Iran has denied the report that it plans to cut itself off from the Internet. In a statement, the ministry said ”The report is in no way confirmed by the ministry”. It added that it was “completely baseless,” and that it served only, “the propaganda wing of the West and providing its hostile media with a pretext emanating from a baseless claim”.
Iranian minister for Information and Communications Technology Reza Taghipour was reported to have said that Iran plans to disconnect itself from the Internet and replace popular services like Google, Yahoo, and Hotmail with homegrown, Iranian services.
They also claim that a system is in beta testing which includes a search engine called "Ya-Haq", which directly translates as "calling God".
The government is already accepting applications for Iran Web Mail accounts, which require you to enter a first and last name, postal address, and phone number.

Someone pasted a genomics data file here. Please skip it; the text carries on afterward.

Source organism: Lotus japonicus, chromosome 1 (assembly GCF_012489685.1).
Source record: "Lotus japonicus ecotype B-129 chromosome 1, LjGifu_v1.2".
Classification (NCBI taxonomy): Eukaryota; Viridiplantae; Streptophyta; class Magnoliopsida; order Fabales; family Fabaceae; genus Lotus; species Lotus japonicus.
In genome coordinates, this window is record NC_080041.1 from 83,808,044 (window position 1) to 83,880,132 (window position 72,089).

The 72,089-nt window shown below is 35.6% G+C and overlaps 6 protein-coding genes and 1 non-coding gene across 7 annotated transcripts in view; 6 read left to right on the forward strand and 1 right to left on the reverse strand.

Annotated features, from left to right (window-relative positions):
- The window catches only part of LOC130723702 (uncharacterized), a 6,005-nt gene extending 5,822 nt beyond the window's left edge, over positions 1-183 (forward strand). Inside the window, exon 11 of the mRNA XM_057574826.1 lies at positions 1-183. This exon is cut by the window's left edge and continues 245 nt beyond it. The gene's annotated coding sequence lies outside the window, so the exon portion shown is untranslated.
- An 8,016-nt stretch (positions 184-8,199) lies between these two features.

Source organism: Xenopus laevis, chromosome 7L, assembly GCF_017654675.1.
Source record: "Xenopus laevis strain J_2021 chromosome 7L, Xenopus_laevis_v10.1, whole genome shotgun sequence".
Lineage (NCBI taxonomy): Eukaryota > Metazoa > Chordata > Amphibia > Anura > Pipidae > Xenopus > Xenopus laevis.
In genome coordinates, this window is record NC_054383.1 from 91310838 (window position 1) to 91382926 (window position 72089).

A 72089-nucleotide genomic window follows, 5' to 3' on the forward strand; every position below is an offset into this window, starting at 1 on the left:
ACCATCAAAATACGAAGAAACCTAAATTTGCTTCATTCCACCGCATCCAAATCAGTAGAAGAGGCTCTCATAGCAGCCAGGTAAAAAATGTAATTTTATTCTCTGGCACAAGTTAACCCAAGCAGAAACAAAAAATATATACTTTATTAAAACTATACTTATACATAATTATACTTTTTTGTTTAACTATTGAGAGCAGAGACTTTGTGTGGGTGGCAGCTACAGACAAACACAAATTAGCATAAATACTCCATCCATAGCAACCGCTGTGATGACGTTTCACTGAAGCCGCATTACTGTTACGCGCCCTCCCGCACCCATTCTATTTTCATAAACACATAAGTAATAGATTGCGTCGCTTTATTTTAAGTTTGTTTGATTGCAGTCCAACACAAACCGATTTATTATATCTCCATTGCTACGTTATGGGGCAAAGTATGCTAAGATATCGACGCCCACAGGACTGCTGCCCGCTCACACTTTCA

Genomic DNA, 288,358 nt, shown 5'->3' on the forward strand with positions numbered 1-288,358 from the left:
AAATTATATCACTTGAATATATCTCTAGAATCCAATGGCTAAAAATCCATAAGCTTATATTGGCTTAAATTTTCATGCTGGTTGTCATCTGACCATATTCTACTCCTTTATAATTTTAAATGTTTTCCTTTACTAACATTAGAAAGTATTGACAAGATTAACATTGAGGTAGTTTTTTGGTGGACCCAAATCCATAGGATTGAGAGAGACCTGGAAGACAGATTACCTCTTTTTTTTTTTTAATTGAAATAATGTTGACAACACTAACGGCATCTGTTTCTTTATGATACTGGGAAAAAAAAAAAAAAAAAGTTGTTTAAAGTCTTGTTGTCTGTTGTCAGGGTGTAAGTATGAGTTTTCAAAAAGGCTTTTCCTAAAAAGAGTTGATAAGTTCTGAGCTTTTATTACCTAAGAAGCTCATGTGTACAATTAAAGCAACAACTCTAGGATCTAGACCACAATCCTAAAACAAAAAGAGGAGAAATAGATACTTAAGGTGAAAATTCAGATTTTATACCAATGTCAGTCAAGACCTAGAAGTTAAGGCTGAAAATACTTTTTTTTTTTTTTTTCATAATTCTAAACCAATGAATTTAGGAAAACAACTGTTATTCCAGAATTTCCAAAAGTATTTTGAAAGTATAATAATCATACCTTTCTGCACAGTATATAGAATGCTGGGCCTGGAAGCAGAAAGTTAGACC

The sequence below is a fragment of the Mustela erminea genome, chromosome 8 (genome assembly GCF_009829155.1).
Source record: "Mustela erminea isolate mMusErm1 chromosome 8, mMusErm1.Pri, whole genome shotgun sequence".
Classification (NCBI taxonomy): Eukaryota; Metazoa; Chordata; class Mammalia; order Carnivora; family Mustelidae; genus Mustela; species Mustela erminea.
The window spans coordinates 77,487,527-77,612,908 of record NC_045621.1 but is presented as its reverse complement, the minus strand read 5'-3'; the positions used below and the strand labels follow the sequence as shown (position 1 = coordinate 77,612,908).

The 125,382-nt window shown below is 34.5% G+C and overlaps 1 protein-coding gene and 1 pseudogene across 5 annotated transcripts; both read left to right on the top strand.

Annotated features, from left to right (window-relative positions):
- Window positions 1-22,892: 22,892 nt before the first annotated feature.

Internet censorship has been a part of Iranian culture for some time as fears of an Arab Spring-like revolution have threatened the country's government. Iran currently blocks access to both Gmail and Google as well as the official Olympics London 2012 website.
This isn’t the first time that the country has curtailed Internet access. In February, Iran cut off access to all secure web (HTTPS) connections
For a country like Iran that exercises high levels of government control across sectors, establishing an insulated Internet shouldn't be too much of a technical hassle. The new system would be more or less similar to the corporate intranet, where one can only access pages approved by the system administrators.
Iranian ISPs already face heavy penalties if they fail to comply with the government filter list. By establishing the Intranet, the government control is set to become stricter.
Foreign sites can still be accessed over the Intranet provided they are mentioned in a "white list" set up by the government. The government is also believed to be planning for better control on proxy servers which allow users to access banned sites.